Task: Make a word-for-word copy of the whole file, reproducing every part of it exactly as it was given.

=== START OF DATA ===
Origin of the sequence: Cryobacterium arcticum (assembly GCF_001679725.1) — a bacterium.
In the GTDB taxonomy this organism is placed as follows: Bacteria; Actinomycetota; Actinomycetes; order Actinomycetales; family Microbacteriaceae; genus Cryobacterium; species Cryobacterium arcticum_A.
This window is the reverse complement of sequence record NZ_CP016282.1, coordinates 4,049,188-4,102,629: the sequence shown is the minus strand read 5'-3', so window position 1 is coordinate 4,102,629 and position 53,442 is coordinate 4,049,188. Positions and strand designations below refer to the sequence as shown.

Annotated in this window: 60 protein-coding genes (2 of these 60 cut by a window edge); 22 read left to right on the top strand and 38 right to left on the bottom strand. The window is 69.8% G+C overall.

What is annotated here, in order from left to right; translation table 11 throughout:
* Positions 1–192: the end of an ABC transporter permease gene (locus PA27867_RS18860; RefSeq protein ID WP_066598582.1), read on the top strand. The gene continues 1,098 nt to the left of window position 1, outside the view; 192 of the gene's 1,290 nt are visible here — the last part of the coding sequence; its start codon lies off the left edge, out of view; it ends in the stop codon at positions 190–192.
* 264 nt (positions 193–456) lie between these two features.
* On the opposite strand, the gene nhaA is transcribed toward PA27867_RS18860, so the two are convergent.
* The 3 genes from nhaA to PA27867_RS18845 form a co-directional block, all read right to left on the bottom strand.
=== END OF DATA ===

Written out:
Origin of the sequence: Cryobacterium arcticum (assembly GCF_001679725.1) — a bacterium.
In the GTDB taxonomy this organism is placed as follows: Bacteria; Actinomycetota; Actinomycetes; order Actinomycetales; family Microbacteriaceae; genus Cryobacterium; species Cryobacterium arcticum_A.
This window is the reverse complement of sequence record NZ_CP016282.1, coordinates 4,049,188-4,102,629: the sequence shown is the minus strand read 5'-3', so window position 1 is coordinate 4,102,629 and position 53,442 is coordinate 4,049,188. Positions and strand designations below refer to the sequence as shown.

Annotated in this window: 60 protein-coding genes (2 of these 60 cut by a window edge); 22 read left to right on the top strand and 38 right to left on the bottom strand. The window is 69.8% G+C overall.

What is annotated here, in order from left to right; translation table 11 throughout:
* Positions 1–192: the end of an ABC transporter permease gene (locus PA27867_RS18860; RefSeq protein ID WP_066598582.1), read on the top strand. The gene continues 1,098 nt to the left of window position 1, outside the view; 192 of the gene's 1,290 nt are visible here — the last part of the coding sequence; its start codon lies off the left edge, out of view; it ends in the stop codon at positions 190–192.
* 264 nt (positions 193–456) lie between these two features.
* On the opposite strand, the gene nhaA is transcribed toward PA27867_RS18860, so the two are convergent.
* The 3 genes from nhaA to PA27867_RS18845 form a co-directional block, all read right to left on the bottom strand.